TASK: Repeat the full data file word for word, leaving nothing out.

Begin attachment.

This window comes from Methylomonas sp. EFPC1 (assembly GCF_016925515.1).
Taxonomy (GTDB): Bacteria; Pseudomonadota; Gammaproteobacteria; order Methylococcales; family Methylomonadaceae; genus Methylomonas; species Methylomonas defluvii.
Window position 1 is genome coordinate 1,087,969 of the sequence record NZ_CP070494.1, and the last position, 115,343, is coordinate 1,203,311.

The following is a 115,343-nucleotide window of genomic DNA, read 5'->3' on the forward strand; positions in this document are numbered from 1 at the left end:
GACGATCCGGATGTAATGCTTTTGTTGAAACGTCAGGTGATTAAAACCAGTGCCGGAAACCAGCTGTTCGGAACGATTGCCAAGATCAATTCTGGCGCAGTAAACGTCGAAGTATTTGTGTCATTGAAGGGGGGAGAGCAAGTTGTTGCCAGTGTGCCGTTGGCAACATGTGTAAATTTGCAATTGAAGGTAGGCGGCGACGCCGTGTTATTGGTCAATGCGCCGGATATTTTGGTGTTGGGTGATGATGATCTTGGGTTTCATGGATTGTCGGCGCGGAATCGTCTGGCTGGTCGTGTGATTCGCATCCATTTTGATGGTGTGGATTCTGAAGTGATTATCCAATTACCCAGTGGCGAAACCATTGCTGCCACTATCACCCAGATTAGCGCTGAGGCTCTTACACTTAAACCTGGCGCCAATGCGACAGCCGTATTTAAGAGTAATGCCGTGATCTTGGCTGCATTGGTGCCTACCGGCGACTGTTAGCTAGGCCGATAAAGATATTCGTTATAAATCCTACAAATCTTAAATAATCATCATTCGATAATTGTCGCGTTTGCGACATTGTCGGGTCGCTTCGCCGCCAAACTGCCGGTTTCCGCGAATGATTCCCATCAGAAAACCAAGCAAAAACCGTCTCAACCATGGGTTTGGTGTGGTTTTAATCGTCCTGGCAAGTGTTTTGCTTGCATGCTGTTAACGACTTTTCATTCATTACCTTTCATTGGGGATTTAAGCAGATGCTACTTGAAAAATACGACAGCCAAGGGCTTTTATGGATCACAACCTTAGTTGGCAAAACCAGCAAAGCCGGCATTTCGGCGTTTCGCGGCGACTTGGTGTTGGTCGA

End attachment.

This window comes from Methylomonas sp. EFPC1 (assembly GCF_016925515.1).
Taxonomy (GTDB): Bacteria; Pseudomonadota; Gammaproteobacteria; order Methylococcales; family Methylomonadaceae; genus Methylomonas; species Methylomonas defluvii.
Window position 1 is genome coordinate 1,087,969 of the sequence record NZ_CP070494.1, and the last position, 115,343, is coordinate 1,203,311.

The following is a 115,343-nucleotide window of genomic DNA, read 5'->3' on the forward strand; positions in this document are numbered from 1 at the left end:
GACGATCCGGATGTAATGCTTTTGTTGAAACGTCAGGTGATTAAAACCAGTGCCGGAAACCAGCTGTTCGGAACGATTGCCAAGATCAATTCTGGCGCAGTAAACGTCGAAGTATTTGTGTCATTGAAGGGGGGAGAGCAAGTTGTTGCCAGTGTGCCGTTGGCAACATGTGTAAATTTGCAATTGAAGGTAGGCGGCGACGCCGTGTTATTGGTCAATGCGCCGGATATTTTGGTGTTGGGTGATGATGATCTTGGGTTTCATGGATTGTCGGCGCGGAATCGTCTGGCTGGTCGTGTGATTCGCATCCATTTTGATGGTGTGGATTCTGAAGTGATTATCCAATTACCCAGTGGCGAAACCATTGCTGCCACTATCACCCAGATTAGCGCTGAGGCTCTTACACTTAAACCTGGCGCCAATGCGACAGCCGTATTTAAGAGTAATGCCGTGATCTTGGCTGCATTGGTGCCTACCGGCGACTGTTAGCTAGGCCGATAAAGATATTCGTTATAAATCCTACAAATCTTAAATAATCATCATTCGATAATTGTCGCGTTTGCGACATTGTCGGGTCGCTTCGCCGCCAAACTGCCGGTTTCCGCGAATGATTCCCATCAGAAAACCAAGCAAAAACCGTCTCAACCATGGGTTTGGTGTGGTTTTAATCGTCCTGGCAAGTGTTTTGCTTGCATGCTGTTAACGACTTTTCATTCATTACCTTTCATTGGGGATTTAAGCAGATGCTACTTGAAAAATACGACAGCCAAGGGCTTTTATGGATCACAACCTTAGTTGGCAAAACCAGCAAAGCCGGCATTTCGGCGTTTCGCGGCGACTTGGTGTTGGTCGA